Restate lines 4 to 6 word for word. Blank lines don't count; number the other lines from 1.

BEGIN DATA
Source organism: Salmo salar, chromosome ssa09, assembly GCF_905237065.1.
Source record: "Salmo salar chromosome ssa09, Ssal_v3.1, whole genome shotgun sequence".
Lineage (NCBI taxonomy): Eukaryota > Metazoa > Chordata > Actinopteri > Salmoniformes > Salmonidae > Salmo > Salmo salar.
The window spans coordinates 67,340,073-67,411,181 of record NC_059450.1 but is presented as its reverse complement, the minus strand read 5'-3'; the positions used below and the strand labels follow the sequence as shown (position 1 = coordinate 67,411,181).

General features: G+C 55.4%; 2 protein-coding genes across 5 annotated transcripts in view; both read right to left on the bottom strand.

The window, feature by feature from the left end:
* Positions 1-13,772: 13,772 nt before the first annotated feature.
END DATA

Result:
The window spans coordinates 67,340,073-67,411,181 of record NC_059450.1 but is presented as its reverse complement, the minus strand read 5'-3'; the positions used below and the strand labels follow the sequence as shown (position 1 = coordinate 67,411,181).

General features: G+C 55.4%; 2 protein-coding genes across 5 annotated transcripts in view; both read right to left on the bottom strand.

The window, feature by feature from the left end: